Stevens: Attorney General Eric Holder Jr. finally put the kaibosh on former Alaska Sen. Ted Stevens’ prosecution yesterday, requesting that the court withdraw all charges because he had had not received a fair trial. It’s unclear what punishment the Justice Department’s prosecution team will face, after Holder acknowledged it withheld key documents from the defense, reports Legal Times’ Mike Scarcella. But one prominent Washington defense lawyer calls it “career ending behavior.”
Arbitration: The Supreme Court ruled yesterday that arbitration clauses in union contracts are enforceable by federal law. In a 5-4 ruling, Justice Clarence Thomas said the court’s previous understanding of the issue "rested on a misconceived view of arbitration that this Court has since abandoned." See the article from Legal Times' Tony Mauro.
Made in China: China is gunning to become the world leader in hybrid and electric vehicles, according to this New York Times piece. The country lags far behind other major nations in gas-powered vehicle production, but is hoping to jump straight to the next level of technology. As if Detroit didn’t have enough to worry about.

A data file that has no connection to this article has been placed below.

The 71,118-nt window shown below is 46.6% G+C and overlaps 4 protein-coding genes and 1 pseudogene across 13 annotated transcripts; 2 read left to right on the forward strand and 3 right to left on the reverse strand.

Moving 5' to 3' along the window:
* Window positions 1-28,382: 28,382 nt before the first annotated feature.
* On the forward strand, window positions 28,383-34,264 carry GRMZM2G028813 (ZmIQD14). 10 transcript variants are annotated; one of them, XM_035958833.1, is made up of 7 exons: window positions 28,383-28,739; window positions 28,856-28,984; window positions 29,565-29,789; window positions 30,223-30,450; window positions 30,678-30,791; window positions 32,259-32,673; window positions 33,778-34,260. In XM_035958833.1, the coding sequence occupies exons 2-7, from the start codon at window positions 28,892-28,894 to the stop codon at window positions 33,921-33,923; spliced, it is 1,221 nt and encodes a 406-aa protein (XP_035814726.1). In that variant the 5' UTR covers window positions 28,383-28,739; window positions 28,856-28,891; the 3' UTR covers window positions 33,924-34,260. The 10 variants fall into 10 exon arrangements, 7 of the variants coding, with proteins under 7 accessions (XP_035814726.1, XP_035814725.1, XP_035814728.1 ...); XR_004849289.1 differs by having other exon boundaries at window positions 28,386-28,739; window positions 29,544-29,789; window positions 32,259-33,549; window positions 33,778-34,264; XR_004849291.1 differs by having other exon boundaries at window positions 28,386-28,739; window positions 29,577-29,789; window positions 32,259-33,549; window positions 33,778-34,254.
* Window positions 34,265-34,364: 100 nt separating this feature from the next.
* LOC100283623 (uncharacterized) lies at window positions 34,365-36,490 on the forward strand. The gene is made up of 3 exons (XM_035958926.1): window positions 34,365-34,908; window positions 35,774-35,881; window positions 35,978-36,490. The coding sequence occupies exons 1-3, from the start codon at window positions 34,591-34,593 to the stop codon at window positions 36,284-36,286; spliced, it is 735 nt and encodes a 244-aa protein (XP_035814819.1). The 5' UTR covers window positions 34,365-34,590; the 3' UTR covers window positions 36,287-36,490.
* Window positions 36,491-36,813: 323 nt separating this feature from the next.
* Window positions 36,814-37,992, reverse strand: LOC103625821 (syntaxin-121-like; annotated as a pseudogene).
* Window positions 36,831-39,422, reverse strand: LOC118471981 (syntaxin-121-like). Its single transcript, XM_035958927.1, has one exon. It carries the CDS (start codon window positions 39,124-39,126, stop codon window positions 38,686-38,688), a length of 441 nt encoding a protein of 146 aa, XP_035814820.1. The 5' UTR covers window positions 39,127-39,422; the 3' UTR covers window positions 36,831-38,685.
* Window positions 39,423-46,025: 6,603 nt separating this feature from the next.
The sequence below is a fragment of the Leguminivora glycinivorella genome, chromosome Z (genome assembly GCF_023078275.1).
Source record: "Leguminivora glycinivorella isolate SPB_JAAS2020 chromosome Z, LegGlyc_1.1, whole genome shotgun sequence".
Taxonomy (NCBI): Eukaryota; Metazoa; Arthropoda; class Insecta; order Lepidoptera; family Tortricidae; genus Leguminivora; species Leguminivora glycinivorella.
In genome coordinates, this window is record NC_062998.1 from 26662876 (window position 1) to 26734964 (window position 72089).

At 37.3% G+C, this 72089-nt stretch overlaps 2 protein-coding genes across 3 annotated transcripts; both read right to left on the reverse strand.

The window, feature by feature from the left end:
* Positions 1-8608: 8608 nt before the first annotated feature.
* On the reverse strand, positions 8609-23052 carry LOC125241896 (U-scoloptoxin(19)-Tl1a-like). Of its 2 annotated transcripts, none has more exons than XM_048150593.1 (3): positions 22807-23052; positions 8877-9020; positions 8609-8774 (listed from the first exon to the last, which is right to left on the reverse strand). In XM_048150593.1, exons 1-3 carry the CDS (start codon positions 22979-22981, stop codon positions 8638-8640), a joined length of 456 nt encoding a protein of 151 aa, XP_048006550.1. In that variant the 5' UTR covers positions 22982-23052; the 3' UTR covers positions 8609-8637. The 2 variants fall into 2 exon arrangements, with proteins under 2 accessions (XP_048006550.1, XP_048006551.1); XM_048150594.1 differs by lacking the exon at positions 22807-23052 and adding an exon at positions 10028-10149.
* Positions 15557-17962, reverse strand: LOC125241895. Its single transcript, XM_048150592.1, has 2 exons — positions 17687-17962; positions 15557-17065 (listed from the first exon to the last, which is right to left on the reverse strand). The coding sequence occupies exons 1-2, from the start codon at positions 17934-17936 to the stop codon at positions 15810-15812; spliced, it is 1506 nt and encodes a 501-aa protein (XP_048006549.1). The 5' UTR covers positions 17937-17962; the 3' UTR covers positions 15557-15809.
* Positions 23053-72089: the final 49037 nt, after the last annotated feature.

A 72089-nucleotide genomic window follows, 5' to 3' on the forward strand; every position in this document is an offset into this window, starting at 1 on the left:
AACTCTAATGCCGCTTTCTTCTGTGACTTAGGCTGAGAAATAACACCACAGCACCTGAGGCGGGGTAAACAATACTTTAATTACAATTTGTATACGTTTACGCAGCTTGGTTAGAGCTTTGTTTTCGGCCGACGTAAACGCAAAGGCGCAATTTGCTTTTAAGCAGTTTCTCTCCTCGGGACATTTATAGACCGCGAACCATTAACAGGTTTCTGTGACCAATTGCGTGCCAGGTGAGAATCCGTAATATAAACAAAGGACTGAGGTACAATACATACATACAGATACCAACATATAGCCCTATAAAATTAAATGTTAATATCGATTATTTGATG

LegiStorm: Check out this amusing article from the Washington Post, about the man who made searching for Hill staffers’ salaries as easy as a click of the mouse. Jock Friedly apparently counts being burned in effigy as a career high point. "I've never found it to be a problem to be a hated person," he says. "I'm perfectly happy when people are yelling at me."
Sperm Bank: The lede on this one from the Legal Intelligencer pretty much says it all. “In the first decision of its kind, a federal judge has ruled that a sperm bank may be sued under product liability laws for failing to detect that a sperm donor had a genetic defect.”